North Korea too feels on the cusp of a new phase. Though it hasn't accepted Japanese apologies for World War II imperial atrocities, and its many monuments excoriate in stone America's Korean War aggression in which 420,000 bombs were dropped on Pyongyang alone (greater than the number of residents in the city at the time), the concrete high-rises with intermittent water supply and belching buses are all reaching the end of their shelf-life. Soviet support and fuel subsidies collapsed in the early 1990s, and food security has been tenuous ever since. Most investment now comes from China, but much less so ideological support. Nominally committed to the same Communist ethos, China has still become one of the world's largest economies while North Korea lacks a credit rating.

It's not likely that the young regime of Kim Jong-Un will actually collapse. Though the Arab Spring teaches us not to put much faith in the softer sons of iron-fisted rulers, North Korea is a deeply Confucian society and symbolically views itself as still run by Jong-Un's late grandfather and national revolutionary Kim Il-Sung and father Kim Jong-Il. Jong-Un is something of a caretaker while the old clique continues with anti-Japanese propaganda, nuclear brinksmanship, and threats against the South. The country's premier, Kim Jung Nam, has been increasingly visible as a decisive government official, but as with everything else in North Korea, it is a carefully staged diversification of authority, not a transition towards democracy.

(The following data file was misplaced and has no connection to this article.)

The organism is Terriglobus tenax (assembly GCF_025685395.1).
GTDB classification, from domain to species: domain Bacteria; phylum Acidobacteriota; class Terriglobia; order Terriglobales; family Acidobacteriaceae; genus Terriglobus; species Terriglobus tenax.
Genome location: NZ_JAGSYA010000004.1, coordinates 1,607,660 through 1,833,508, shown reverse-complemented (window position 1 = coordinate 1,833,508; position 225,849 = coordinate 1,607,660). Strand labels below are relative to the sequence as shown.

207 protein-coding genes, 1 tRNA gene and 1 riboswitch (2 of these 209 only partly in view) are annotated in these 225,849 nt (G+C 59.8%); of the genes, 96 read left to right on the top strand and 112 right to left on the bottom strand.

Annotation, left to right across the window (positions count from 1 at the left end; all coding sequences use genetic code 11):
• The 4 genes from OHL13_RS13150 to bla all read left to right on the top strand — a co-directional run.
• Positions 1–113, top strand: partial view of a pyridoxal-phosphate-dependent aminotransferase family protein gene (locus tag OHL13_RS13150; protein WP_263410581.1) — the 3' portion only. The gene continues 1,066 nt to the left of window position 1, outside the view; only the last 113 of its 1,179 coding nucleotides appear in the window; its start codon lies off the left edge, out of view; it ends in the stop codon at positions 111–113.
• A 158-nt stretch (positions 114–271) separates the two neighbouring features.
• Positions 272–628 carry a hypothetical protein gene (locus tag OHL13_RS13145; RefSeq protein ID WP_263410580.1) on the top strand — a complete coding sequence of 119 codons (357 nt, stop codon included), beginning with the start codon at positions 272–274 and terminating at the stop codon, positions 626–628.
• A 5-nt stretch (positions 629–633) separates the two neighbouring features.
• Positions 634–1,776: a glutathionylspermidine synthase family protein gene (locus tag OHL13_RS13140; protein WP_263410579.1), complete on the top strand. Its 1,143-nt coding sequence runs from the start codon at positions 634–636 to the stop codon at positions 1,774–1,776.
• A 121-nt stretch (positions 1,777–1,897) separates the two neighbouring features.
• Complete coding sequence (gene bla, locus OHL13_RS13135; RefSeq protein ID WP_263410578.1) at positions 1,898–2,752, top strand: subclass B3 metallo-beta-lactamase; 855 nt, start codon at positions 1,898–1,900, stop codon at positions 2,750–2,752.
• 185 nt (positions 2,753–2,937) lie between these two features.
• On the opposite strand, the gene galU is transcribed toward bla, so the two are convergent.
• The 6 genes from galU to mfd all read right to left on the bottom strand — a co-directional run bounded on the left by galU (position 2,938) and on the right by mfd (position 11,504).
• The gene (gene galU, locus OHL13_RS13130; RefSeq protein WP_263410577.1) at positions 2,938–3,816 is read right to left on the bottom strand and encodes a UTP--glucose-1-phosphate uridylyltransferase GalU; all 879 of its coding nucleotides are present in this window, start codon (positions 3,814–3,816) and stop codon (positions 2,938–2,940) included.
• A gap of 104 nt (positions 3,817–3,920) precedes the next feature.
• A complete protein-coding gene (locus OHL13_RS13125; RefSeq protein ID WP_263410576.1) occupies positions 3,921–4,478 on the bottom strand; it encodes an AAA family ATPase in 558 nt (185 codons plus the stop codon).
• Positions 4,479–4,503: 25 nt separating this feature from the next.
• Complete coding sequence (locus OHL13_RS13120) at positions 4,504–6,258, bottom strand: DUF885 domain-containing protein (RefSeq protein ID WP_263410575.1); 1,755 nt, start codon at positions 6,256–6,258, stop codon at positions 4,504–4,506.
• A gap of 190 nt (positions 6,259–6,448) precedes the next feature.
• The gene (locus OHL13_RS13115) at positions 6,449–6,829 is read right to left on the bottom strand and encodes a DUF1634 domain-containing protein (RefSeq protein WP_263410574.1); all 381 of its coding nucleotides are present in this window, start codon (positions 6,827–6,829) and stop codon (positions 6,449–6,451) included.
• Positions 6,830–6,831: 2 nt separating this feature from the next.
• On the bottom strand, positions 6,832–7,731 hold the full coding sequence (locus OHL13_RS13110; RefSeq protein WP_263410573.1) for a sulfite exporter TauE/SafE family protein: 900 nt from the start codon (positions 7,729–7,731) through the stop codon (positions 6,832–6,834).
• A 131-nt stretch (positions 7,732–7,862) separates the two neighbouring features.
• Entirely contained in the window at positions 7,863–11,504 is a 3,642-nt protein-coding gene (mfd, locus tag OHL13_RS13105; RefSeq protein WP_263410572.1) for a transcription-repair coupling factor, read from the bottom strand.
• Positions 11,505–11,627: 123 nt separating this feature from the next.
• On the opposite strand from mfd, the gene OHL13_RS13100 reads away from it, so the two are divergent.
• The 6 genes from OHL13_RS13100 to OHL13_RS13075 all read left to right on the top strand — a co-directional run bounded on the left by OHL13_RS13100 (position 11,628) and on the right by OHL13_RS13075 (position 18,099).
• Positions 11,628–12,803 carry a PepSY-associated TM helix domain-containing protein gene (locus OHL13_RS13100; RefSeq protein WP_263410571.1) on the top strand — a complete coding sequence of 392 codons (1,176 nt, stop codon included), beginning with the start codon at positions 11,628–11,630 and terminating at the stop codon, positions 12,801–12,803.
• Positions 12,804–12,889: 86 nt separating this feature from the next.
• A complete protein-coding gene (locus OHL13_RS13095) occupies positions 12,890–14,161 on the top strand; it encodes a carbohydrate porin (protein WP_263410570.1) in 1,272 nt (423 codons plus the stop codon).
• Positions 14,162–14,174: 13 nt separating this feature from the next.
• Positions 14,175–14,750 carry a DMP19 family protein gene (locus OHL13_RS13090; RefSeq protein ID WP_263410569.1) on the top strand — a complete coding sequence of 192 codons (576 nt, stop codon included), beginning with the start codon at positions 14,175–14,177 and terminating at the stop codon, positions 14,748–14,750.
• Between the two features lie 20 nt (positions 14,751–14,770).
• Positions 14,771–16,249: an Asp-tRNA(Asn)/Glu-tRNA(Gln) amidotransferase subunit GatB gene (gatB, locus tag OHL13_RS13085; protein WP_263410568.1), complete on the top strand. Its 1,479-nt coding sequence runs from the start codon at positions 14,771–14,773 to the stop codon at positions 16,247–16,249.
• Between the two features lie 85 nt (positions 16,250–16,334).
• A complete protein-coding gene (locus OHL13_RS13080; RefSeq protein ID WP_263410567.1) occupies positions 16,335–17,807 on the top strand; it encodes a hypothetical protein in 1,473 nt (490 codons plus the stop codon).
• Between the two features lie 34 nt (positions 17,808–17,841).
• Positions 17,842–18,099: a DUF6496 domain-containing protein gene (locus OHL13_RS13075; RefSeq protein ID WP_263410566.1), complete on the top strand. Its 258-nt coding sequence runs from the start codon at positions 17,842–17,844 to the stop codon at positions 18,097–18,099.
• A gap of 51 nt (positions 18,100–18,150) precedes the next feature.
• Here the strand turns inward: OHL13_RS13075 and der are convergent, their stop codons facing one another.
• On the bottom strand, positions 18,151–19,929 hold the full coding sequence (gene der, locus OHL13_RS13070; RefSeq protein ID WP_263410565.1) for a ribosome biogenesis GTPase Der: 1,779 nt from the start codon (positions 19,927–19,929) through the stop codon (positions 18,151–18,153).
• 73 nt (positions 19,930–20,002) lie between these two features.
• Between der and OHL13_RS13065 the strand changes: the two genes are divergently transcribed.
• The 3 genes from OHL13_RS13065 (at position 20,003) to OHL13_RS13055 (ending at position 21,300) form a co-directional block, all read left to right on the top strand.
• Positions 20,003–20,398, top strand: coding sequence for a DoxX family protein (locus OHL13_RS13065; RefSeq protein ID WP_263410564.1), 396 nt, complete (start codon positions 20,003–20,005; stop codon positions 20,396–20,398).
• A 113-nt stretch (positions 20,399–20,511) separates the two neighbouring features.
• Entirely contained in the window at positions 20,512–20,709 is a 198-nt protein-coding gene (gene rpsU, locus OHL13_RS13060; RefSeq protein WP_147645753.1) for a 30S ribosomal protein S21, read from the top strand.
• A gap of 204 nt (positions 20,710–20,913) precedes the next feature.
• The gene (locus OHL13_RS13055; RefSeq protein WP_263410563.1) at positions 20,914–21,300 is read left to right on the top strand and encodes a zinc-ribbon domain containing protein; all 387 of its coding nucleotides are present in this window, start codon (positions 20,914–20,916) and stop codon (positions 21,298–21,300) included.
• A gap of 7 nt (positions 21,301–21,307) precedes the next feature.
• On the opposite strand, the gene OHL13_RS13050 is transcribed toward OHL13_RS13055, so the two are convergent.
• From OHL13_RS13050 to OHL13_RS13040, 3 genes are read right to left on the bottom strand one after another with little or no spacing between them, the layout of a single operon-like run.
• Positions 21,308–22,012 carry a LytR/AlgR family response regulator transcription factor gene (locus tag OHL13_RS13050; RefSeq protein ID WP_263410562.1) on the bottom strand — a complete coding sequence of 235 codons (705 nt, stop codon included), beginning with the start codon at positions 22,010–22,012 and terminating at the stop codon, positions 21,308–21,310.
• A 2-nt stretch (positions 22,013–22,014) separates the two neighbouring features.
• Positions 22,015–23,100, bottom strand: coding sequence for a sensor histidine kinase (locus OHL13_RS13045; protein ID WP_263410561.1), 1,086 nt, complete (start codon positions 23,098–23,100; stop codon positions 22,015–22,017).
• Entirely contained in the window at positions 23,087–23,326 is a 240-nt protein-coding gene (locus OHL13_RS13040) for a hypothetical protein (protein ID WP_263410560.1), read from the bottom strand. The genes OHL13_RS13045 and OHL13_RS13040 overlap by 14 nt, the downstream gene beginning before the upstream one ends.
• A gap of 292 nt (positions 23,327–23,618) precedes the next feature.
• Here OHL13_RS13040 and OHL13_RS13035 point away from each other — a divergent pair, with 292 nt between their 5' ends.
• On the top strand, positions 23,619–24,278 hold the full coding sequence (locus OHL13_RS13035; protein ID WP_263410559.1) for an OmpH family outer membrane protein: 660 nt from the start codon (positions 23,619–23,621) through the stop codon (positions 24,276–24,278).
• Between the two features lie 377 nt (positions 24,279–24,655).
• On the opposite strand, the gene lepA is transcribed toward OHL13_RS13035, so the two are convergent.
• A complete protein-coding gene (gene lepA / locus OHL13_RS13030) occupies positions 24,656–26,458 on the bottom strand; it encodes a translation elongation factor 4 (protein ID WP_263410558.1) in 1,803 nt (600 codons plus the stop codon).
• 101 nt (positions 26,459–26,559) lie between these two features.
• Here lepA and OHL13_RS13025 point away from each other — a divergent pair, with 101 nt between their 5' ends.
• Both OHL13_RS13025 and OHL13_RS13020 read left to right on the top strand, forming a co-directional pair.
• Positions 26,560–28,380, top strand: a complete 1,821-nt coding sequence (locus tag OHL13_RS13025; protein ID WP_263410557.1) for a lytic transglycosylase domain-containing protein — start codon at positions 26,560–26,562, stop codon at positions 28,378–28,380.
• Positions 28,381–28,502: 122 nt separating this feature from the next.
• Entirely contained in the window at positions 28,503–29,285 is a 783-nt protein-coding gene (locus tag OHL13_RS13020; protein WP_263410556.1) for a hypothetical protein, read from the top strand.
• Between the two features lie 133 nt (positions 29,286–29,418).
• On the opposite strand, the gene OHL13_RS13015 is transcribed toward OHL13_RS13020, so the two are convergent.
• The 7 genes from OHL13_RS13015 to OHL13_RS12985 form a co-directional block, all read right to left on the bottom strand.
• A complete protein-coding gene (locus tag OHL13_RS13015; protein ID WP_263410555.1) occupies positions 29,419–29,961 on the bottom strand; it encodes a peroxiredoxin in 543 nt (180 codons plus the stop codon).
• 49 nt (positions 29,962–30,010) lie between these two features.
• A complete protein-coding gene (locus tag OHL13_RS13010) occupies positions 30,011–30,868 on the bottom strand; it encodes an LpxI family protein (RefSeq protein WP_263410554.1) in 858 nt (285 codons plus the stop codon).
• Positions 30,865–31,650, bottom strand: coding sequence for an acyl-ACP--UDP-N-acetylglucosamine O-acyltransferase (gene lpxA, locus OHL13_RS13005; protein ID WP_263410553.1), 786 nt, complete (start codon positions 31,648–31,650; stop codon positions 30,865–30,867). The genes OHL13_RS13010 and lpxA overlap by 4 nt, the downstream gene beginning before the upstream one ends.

As one wanders through lively street arcades full of roller-skaters and volleyball games, one has to hope that Confucian communism can make enough space for capitalism such that the burden of isolation falls on the regime rather than society. More tourism, mobile phones, and industrial joint ventures all help. One of the most promising is the Chinese funded special economic zone of Rason at the intersection of Russia and China, a warm water port that would serve all three countries. A decade from now, it could be North Korea's Shenzhen. Another is Dandong, also on China's border. Suddenly North Korea is making flat-screen televisions and its own DVD players.

While not wanting to buttress the Kim regime as China has, South Korea fears being marginalized for influence in the North and is returning to the economic engagement of its 1990s "sunshine" policy, and is considering expanding investment in its own special economic zone at Kaesong. But a rail line meant to connect Seoul and Pyongyang remains dormant. Still, the North too fears becoming too dependent on China, and like Myanmar, is courting more foreign investment for those with a high appetite for risk.

North Korea does indeed have plenty to offer. Its largely mountainous territory is rich in gold and magnesium. Mining operations are picking up, with serious interest from Australia and other extractive giants. Its mighty rivers could be key hydropower resource both to electrify the country and sell power to the South. It also produces agricultural staples like rice, corn, soybeans and potatoes. And of course there could be much more tourism, including to scenic Mt. Paekdu and to witness the centuries of well-preserved Korean traditions in Pyongyang. For example, Beijing-based Koryo Tours has increased its tourist volume from 200 to 2,000 over the past decade, almost half of which are American.